Your reasoning is faulty. The short half-life means that, whatever you do, if you stop doing it, you're soon no worse off than you were before.
Furthermore, you don't reach a "new equilibrium"; methane releases from any stored source can only happen once.
Methane doesn't matter much as a greenhouse gas because its atmospheric half life is so short; it turns into CO2, which has a much smaller greenhouse effect relative to methane. Scary numbers based on methane emissions are just FUD.
(IPCC tries to get at this via the "GWP" measure, but that measure still overestimates the effect and danger from methane.)
Abuse of science to provide flimsy justification for outrageous public policy is not the same thing as "atempt[ing] to make government rational and based on scientific principles".
You have to decide: do you want a democracy or do you want a government based on rationality and scientific principles.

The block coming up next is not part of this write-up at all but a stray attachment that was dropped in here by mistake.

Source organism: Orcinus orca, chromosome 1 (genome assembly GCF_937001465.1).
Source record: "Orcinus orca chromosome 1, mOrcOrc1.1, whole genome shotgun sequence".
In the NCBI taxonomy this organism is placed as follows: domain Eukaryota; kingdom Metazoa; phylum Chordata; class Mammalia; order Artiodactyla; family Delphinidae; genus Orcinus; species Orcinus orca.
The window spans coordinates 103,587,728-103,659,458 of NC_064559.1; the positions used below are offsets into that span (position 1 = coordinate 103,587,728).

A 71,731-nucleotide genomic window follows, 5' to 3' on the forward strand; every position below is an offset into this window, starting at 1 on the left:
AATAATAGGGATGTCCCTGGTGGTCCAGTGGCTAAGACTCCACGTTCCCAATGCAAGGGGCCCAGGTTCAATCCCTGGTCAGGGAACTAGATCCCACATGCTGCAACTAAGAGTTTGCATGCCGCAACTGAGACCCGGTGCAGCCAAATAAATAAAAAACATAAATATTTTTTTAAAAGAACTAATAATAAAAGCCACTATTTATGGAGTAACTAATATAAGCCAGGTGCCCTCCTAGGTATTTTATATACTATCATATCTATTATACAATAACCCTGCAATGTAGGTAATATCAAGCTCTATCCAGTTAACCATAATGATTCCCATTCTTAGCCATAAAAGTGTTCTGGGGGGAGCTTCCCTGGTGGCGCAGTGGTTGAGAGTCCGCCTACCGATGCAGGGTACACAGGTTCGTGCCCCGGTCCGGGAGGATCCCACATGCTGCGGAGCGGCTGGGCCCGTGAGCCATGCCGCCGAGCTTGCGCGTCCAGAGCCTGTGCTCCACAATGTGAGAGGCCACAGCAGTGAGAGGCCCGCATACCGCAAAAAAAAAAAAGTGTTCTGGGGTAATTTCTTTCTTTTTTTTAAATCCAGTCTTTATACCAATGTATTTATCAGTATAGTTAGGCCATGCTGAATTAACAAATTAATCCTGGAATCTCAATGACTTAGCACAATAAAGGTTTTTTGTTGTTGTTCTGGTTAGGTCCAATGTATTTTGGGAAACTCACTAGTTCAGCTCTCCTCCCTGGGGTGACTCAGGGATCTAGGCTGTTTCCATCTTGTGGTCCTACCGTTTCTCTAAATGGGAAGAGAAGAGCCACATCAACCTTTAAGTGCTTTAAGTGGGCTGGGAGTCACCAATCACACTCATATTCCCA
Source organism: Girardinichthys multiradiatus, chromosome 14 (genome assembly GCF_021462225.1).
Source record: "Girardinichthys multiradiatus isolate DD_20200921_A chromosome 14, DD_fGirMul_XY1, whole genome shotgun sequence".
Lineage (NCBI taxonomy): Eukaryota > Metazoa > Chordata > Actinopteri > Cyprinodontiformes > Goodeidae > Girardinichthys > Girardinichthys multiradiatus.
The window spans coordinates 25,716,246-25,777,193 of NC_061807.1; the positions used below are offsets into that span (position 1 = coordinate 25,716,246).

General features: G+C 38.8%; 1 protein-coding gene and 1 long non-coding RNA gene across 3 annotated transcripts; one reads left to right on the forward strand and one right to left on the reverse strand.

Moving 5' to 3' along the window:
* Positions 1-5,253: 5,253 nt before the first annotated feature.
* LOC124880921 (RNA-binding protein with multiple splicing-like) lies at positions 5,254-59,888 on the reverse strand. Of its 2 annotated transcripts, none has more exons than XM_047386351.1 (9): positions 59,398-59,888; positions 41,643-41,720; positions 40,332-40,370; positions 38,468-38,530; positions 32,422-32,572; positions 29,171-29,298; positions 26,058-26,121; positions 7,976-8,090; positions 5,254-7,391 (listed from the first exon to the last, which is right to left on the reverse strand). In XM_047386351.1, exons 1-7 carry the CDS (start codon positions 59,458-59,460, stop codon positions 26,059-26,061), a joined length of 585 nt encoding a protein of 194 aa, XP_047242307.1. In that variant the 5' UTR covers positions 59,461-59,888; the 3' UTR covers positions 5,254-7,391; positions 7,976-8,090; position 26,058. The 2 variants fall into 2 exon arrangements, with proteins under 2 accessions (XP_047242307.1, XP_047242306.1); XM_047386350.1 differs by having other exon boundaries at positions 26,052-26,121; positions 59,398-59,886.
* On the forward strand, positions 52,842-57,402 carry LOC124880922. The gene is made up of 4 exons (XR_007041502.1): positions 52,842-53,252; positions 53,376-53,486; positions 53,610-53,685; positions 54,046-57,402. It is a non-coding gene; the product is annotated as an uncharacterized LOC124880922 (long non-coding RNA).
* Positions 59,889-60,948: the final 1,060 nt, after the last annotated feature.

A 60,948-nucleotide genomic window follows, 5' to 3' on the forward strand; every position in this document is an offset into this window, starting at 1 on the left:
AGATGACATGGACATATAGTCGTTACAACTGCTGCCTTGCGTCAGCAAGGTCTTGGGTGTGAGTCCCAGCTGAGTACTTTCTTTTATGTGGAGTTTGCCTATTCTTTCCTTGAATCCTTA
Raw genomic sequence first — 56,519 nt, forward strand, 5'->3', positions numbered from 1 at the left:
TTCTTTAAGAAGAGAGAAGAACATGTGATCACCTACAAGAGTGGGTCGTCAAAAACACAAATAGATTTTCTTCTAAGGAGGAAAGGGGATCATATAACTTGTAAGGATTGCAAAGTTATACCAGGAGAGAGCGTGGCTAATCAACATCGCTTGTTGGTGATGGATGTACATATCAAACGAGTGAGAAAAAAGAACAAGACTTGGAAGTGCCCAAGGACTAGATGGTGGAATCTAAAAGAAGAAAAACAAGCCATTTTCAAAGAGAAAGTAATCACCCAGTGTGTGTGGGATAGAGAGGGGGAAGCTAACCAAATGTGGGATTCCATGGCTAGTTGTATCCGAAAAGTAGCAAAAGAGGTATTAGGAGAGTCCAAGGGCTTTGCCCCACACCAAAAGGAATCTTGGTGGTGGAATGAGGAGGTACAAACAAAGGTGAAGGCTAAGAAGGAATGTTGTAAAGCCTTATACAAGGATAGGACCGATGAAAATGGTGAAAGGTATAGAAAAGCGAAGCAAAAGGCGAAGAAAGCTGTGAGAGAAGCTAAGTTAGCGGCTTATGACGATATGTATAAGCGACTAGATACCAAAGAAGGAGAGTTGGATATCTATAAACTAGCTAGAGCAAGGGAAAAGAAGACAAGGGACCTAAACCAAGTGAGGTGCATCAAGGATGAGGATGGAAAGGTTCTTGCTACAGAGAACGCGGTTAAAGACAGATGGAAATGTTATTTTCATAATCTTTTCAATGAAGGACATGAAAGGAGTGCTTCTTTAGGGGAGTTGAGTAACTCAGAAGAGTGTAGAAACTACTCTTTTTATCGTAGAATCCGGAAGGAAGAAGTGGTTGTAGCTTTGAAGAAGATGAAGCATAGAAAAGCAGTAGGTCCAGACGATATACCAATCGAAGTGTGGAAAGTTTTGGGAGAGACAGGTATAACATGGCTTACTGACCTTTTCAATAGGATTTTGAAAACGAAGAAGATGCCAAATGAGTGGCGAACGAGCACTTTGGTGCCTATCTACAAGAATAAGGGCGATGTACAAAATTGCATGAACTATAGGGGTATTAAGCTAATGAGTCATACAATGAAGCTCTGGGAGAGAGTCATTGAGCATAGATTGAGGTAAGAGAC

They are mutually exclusive, because most voters are neither rational nor scientifically inclined, so they will frequently make irrational and unscientific choices (or elect representatives that make irrational and unscientific choices).
Personally, I prefer democracy to rational government.
That's a bad metaphor. But if we stick with that metaphor, then the problem is precisely that Kyoto, Doha, and all the other efforts all propose that we keep digging anyway. Until someone comes up with a plan where we actually stop digging, making the shovel slightly smaller makes little difference.
Even "socialism", racial ideologies, and "fascism" themselves have often been couched in scientific terms, and people who disagreed with them have been treated as mentally ill and reeducated.